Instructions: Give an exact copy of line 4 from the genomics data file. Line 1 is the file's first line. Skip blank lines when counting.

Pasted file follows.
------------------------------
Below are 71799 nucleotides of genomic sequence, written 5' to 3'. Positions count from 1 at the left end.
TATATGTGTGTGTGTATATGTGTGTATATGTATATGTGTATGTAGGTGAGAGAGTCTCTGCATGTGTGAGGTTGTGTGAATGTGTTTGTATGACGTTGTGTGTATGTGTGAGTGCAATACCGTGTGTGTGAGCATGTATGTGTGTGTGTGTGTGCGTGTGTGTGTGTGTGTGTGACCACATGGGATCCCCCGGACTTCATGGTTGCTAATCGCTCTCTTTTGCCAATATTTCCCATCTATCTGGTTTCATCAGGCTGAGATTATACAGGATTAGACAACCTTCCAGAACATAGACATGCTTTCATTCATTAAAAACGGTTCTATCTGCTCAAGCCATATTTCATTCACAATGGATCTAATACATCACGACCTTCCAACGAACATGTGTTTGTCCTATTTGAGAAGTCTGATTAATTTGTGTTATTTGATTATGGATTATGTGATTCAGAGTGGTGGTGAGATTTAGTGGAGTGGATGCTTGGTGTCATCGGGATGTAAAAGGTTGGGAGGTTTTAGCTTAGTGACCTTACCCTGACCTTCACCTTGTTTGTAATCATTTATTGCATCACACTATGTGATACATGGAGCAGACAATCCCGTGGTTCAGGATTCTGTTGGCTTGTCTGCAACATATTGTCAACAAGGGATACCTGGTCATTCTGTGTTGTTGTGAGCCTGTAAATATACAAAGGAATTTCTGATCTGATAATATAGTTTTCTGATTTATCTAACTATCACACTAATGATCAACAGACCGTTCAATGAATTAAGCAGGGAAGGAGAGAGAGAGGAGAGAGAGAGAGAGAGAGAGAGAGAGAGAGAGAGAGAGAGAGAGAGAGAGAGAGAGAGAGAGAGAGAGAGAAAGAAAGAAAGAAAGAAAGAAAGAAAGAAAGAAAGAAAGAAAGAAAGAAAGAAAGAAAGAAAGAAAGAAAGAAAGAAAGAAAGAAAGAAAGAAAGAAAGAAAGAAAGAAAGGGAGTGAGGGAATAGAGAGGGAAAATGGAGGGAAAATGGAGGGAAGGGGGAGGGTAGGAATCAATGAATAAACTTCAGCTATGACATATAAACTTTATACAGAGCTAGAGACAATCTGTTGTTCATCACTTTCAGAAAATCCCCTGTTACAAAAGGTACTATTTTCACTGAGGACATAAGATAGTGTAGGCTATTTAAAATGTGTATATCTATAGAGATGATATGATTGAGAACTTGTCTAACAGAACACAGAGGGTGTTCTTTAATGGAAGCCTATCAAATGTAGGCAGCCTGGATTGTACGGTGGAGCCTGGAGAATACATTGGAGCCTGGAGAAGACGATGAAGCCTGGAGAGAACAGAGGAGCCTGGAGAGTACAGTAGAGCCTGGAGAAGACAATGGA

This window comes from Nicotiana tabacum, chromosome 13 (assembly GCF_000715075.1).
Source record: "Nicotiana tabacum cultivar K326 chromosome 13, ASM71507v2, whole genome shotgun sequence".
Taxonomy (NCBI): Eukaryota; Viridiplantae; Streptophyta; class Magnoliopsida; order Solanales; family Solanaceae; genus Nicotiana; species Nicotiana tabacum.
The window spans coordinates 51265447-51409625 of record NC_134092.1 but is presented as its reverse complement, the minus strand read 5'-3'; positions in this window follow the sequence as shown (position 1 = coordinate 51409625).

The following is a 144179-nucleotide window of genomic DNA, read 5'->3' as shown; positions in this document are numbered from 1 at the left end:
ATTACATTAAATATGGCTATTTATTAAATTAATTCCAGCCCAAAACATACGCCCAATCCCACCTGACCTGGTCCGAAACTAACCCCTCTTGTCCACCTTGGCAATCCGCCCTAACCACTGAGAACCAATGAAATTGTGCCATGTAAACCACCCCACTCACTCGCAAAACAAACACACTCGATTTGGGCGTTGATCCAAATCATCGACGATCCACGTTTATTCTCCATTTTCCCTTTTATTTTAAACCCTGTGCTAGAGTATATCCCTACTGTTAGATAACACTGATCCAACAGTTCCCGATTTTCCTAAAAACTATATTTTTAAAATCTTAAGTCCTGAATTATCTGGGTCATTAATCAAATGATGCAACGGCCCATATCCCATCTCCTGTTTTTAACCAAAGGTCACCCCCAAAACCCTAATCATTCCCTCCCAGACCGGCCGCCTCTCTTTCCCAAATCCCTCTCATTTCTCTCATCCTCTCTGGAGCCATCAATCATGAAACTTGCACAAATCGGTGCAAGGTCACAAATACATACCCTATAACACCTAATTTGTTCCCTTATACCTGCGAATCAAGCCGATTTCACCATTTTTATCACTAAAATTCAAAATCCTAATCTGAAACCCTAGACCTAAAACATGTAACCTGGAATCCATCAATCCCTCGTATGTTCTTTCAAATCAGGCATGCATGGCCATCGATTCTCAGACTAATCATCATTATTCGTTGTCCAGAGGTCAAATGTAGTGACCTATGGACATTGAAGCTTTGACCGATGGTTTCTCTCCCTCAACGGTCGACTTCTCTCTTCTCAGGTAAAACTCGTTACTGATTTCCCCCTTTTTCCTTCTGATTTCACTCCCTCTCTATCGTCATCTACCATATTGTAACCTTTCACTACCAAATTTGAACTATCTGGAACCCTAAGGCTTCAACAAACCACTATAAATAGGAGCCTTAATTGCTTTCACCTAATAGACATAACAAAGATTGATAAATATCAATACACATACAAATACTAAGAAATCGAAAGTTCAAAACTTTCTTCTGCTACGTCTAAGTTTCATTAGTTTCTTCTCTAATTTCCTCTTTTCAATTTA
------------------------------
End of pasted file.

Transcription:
Source record: "Nicotiana tabacum cultivar K326 chromosome 13, ASM71507v2, whole genome shotgun sequence".